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Israeli Occupation Goes to The Oscars ~ But the Films: "THE GATEKEEPERS" & "FIVE BROKEN CAMERAS" - Carry Very Different Messages! Excellent Article by Mairav Zonszein ~ Originally Published in the Jewish Daily Forward

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  • Frank Dorrel
    Occupation Goes to The Oscars - But the Films: THE GATEKEEPERS & FIVE BROKEN CAMERAS - Carry Very Different Messages -
    Message 1 of 1 , Feb 24, 2013
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      Occupation Goes to The Oscars - But the Films: "THE GATEKEEPERS" & "FIVE
      BROKEN CAMERAS" - Carry Very Different Messages -

      By Mairav Zonszein - Originally Published in the Jewish Daily Forward -
      February 24th, 2013

      Both Oscar-nominated documentaries from this region are important documents
      of Israeli occupation and the Israeli-Palestinian conflict in their own
      right. But if 'The Gatekeepers' wins, it will whitewash occupation by
      presenting Israeli guilt in a redeeming light. If 'Five Broken Cameras'
      wins, it will go beyond the message that what Israel is doing is wrong and
      show the world exactly what wrong looks like - and just how ugly it is.

      e-is-no-hope-for-israel/65172/> The Gatekeepers" and "
      ls-education-system/63266/> Five Broken Cameras" have already succeeded in
      breaking one of Israel's biggest taboos: airing out its dirty laundry on the
      big screen, for the whole world to see. Now the two films are both heading
      to the biggest stage of all: the Academy Awards.

      If either one of the films from Israel/Palestine wins in the Best
      Documentary category, it will be a symbolic achievement for all those who
      believe Israeli government policies and the occupation are untenable and
      want to see it held accountable for the violent cycle Israelis and
      Palestinians continue to be in.

      But there are salient and important differences between the films. Most
      obviously, "The Gatekeepers" provides the perspective of the privileged and
      powerful occupier, while "5 Broken Cameras" speaks for the powerless and
      debilitated occupied. While each film exposes Israel's systematically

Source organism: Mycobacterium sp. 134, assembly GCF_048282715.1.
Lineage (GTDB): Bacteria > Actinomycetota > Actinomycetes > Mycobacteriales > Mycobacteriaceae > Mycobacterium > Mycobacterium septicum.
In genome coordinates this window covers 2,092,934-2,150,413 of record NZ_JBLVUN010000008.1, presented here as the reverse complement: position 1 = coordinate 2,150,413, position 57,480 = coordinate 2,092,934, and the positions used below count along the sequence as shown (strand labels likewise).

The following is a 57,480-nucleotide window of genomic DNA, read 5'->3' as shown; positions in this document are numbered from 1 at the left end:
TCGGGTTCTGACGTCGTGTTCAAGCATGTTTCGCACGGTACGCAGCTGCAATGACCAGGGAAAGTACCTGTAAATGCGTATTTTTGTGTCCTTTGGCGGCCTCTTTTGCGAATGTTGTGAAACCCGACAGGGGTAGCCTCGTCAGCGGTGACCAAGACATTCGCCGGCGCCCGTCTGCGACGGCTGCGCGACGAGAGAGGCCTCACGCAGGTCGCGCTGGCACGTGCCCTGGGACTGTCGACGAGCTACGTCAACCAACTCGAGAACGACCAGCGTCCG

unethical treatment of Palestinians, if either one one is chosen by the
      Academy as the winner, it will mean very different things.

      "The Gatekeepers" directed by Israeli filmmaker Dror Moreh, who previously
      made a movie about Ariel Sharon and his decision to withdraw from Gaza in
      2005, brings together six former Shin Bet agents to expose the moral and
      tactical failures in the country's secret internal security infrastructure.
      "5 Broken Cameras" is a documentary jointly directed by Palestinian Emad
      Burnat and Israeli Guy Davidi, chronicling the West Bank village Bil'in's
      response to Israel's construction of the separation wall and routine Israeli
      Defense Force harassment and raids.

      To make the $1.5 million-film, Moreh had to gain access to some of Israel's
      most elite and authoritative figures on national security. It was filmed in
      a polished studio, providing the six interviewees with impeccable make-up
      and lighting and includes highly sophisticated digitally recreated archive

      To make the $250,000 "5 Broken Cameras" Burnat pretty much just had to get
      hold of a camera and turn it on. It shows rough and at times jumbled footage
      shot by Burnat with his five different cameras, all of which are an
      objective testament to the damage inflicted by IDF methods over the course
      of years of weekly protests in Bil'in.

      While both films reflect a different piece of the harsh reality of the
      Israeli-Palestinian conflict, they exist in entirely separate political
      discourses. "The Gatekeepers" takes place within Israel's national ethos,